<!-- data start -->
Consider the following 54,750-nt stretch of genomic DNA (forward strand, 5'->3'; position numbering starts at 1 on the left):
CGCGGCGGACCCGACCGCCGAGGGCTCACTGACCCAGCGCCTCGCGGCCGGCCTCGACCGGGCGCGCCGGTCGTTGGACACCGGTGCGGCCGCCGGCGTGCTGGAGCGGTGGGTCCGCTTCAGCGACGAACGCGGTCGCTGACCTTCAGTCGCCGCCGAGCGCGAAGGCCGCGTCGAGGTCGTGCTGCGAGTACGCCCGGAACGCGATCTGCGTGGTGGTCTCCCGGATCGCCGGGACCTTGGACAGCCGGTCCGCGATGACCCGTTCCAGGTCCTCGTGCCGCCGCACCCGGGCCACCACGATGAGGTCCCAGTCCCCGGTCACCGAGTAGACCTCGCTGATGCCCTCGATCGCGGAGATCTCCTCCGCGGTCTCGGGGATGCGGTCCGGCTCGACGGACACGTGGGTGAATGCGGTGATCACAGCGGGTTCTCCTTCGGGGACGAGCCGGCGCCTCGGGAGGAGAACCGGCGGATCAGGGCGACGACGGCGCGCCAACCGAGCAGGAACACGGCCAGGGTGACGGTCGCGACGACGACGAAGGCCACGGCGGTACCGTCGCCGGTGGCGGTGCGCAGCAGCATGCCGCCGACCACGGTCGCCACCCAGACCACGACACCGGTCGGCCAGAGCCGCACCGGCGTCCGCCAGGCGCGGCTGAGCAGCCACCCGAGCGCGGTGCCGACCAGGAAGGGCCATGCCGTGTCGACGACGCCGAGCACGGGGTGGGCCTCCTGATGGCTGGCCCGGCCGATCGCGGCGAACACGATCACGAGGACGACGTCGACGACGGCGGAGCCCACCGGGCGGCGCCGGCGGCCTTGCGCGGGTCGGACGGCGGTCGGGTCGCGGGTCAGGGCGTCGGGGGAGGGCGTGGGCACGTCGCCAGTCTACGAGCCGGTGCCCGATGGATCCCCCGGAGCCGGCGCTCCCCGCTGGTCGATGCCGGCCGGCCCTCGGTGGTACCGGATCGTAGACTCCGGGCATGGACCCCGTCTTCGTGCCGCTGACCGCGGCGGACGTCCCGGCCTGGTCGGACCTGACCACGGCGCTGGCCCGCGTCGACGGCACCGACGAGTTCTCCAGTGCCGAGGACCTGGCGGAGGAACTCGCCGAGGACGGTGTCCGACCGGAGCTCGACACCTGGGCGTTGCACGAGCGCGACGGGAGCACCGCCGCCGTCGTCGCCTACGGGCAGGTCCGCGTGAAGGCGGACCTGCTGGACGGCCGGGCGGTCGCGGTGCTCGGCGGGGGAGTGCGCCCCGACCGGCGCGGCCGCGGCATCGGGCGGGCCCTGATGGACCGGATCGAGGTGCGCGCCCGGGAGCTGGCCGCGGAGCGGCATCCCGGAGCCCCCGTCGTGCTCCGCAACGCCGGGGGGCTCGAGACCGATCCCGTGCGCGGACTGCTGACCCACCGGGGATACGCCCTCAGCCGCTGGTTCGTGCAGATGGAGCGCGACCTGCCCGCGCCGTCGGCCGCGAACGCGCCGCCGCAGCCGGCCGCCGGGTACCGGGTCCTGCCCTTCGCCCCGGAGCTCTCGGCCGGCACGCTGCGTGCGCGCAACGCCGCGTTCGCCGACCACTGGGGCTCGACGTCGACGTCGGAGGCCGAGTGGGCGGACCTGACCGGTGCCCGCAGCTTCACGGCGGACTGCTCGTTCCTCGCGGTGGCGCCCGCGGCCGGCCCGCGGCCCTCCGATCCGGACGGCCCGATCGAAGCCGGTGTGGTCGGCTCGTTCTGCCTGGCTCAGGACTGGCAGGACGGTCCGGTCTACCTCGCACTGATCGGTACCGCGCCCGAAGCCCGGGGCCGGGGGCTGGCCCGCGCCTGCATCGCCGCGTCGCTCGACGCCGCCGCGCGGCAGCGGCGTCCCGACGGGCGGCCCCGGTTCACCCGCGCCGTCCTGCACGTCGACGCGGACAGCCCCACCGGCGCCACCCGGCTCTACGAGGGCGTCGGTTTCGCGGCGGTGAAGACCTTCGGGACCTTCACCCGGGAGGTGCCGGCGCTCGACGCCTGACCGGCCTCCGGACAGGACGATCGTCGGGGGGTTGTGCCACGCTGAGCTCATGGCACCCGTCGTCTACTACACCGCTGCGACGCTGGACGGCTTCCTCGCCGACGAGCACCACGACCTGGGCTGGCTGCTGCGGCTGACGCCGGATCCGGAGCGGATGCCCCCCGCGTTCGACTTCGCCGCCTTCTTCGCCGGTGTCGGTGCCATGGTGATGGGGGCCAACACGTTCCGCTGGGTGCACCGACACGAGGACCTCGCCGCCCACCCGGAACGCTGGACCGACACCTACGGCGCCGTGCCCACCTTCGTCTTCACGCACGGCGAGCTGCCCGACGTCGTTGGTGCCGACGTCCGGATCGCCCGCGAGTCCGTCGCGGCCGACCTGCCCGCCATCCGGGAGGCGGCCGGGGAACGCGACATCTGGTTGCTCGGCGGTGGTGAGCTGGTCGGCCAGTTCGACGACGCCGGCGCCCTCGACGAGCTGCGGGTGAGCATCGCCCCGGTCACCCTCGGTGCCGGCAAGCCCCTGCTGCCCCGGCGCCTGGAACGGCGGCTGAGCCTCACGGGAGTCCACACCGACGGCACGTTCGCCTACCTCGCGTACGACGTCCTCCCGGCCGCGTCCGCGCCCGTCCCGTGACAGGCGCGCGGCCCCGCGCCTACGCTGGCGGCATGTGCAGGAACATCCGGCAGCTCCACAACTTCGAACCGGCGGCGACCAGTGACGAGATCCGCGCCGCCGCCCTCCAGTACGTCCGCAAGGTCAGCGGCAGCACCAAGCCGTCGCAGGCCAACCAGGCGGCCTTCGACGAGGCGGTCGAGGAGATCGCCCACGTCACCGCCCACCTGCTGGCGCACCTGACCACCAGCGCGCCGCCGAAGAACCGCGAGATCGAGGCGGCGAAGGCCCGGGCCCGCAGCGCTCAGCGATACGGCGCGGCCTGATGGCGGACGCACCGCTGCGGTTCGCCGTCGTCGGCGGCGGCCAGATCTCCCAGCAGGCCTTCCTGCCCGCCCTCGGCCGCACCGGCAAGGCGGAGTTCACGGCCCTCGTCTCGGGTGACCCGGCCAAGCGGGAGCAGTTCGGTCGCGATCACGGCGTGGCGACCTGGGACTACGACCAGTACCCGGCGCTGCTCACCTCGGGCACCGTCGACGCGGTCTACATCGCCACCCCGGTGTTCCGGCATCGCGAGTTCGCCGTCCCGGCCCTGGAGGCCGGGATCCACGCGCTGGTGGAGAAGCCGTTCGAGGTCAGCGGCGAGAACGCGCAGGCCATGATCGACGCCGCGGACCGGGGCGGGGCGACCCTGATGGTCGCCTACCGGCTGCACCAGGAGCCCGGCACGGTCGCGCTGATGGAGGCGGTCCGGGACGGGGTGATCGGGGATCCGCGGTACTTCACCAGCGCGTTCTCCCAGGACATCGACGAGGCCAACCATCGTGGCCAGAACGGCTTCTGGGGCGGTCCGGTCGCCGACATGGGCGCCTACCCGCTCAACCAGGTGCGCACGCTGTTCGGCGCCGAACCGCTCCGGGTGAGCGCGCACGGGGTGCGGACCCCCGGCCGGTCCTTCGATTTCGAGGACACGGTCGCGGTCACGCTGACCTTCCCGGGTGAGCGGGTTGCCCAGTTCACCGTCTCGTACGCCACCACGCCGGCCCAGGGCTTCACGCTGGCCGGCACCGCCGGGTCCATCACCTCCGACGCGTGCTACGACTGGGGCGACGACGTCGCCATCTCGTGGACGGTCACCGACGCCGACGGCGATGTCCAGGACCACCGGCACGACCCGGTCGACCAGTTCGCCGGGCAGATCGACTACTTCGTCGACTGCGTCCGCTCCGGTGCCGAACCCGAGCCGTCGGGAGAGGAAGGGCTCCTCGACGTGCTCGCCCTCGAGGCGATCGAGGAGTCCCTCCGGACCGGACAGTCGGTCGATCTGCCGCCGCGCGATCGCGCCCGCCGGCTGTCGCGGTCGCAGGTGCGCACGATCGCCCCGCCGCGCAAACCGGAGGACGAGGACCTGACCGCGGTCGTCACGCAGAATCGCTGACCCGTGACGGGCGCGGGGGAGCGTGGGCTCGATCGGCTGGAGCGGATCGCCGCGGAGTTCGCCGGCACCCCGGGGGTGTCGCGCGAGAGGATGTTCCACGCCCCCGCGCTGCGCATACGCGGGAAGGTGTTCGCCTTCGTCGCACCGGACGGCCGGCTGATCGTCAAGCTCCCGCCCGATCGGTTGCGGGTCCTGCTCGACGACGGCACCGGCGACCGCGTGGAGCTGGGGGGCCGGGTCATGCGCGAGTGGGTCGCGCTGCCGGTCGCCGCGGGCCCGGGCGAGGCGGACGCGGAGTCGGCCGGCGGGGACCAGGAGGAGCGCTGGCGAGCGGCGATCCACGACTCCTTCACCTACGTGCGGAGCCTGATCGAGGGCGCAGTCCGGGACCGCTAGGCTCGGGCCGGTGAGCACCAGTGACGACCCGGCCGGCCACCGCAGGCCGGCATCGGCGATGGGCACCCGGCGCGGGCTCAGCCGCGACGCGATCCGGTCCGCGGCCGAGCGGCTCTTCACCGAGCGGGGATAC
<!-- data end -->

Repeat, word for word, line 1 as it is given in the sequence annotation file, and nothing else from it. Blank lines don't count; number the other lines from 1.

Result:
Consider the following 54,750-nt stretch of genomic DNA (forward strand, 5'->3'; position numbering starts at 1 on the left):